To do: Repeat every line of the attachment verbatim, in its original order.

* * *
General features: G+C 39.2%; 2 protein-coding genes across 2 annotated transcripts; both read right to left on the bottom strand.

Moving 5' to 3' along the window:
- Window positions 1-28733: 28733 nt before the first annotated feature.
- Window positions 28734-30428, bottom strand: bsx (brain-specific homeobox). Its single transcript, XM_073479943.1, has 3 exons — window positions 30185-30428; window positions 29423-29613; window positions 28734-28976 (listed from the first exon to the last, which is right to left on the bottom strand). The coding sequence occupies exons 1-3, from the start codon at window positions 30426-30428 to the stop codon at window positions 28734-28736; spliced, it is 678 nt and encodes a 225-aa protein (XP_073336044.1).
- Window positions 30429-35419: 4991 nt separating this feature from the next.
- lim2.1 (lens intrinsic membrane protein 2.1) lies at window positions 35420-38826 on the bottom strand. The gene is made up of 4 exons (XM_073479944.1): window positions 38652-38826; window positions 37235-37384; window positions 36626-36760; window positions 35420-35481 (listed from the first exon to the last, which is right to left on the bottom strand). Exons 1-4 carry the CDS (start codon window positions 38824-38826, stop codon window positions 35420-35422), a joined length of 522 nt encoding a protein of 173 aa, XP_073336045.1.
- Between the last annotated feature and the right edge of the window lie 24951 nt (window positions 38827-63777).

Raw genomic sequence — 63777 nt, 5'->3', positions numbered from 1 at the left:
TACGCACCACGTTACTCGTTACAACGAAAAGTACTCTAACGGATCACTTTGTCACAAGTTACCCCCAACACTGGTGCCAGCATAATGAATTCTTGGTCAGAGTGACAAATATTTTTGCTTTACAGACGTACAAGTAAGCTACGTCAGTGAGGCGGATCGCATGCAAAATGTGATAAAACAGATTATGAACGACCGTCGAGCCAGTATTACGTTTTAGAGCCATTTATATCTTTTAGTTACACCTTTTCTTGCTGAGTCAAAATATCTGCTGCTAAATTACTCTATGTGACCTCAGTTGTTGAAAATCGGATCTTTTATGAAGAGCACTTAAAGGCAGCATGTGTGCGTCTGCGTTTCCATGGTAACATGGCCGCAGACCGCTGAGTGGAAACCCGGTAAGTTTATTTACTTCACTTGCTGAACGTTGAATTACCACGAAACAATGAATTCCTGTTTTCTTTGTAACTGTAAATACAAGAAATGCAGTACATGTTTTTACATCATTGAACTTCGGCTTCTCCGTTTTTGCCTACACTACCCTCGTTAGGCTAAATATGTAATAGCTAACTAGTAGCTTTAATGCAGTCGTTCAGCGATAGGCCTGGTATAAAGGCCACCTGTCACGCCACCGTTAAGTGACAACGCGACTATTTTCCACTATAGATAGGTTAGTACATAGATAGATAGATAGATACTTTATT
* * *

General features: G+C 39.2%; 2 protein-coding genes across 2 annotated transcripts; both read right to left on the bottom strand.

Moving 5' to 3' along the window:
- Window positions 1-28733: 28733 nt before the first annotated feature.
- Window positions 28734-30428, bottom strand: bsx (brain-specific homeobox). Its single transcript, XM_073479943.1, has 3 exons — window positions 30185-30428; window positions 29423-29613; window positions 28734-28976 (listed from the first exon to the last, which is right to left on the bottom strand). The coding sequence occupies exons 1-3, from the start codon at window positions 30426-30428 to the stop codon at window positions 28734-28736; spliced, it is 678 nt and encodes a 225-aa protein (XP_073336044.1).
- Window positions 30429-35419: 4991 nt separating this feature from the next.
- lim2.1 (lens intrinsic membrane protein 2.1) lies at window positions 35420-38826 on the bottom strand. The gene is made up of 4 exons (XM_073479944.1): window positions 38652-38826; window positions 37235-37384; window positions 36626-36760; window positions 35420-35481 (listed from the first exon to the last, which is right to left on the bottom strand). Exons 1-4 carry the CDS (start codon window positions 38824-38826, stop codon window positions 35420-35422), a joined length of 522 nt encoding a protein of 173 aa, XP_073336045.1.
- Between the last annotated feature and the right edge of the window lie 24951 nt (window positions 38827-63777).

Raw genomic sequence — 63777 nt, 5'->3', positions numbered from 1 at the left:
TACGCACCACGTTACTCGTTACAACGAAAAGTACTCTAACGGATCACTTTGTCACAAGTTACCCCCAACACTGGTGCCAGCATAATGAATTCTTGGTCAGAGTGACAAATATTTTTGCTTTACAGACGTACAAGTAAGCTACGTCAGTGAGGCGGATCGCATGCAAAATGTGATAAAACAGATTATGAACGACCGTCGAGCCAGTATTACGTTTTAGAGCCATTTATATCTTTTAGTTACACCTTTTCTTGCTGAGTCAAAATATCTGCTGCTAAATTACTCTATGTGACCTCAGTTGTTGAAAATCGGATCTTTTATGAAGAGCACTTAAAGGCAGCATGTGTGCGTCTGCGTTTCCATGGTAACATGGCCGCAGACCGCTGAGTGGAAACCCGGTAAGTTTATTTACTTCACTTGCTGAACGTTGAATTACCACGAAACAATGAATTCCTGTTTTCTTTGTAACTGTAAATACAAGAAATGCAGTACATGTTTTTACATCATTGAACTTCGGCTTCTCCGTTTTTGCCTACACTACCCTCGTTAGGCTAAATATGTAATAGCTAACTAGTAGCTTTAATGCAGTCGTTCAGCGATAGGCCTGGTATAAAGGCCACCTGTCACGCCACCGTTAAGTGACAACGCGACTATTTTCCACTATAGATAGGTTAGTACATAGATAGATAGATAGATACTTTATT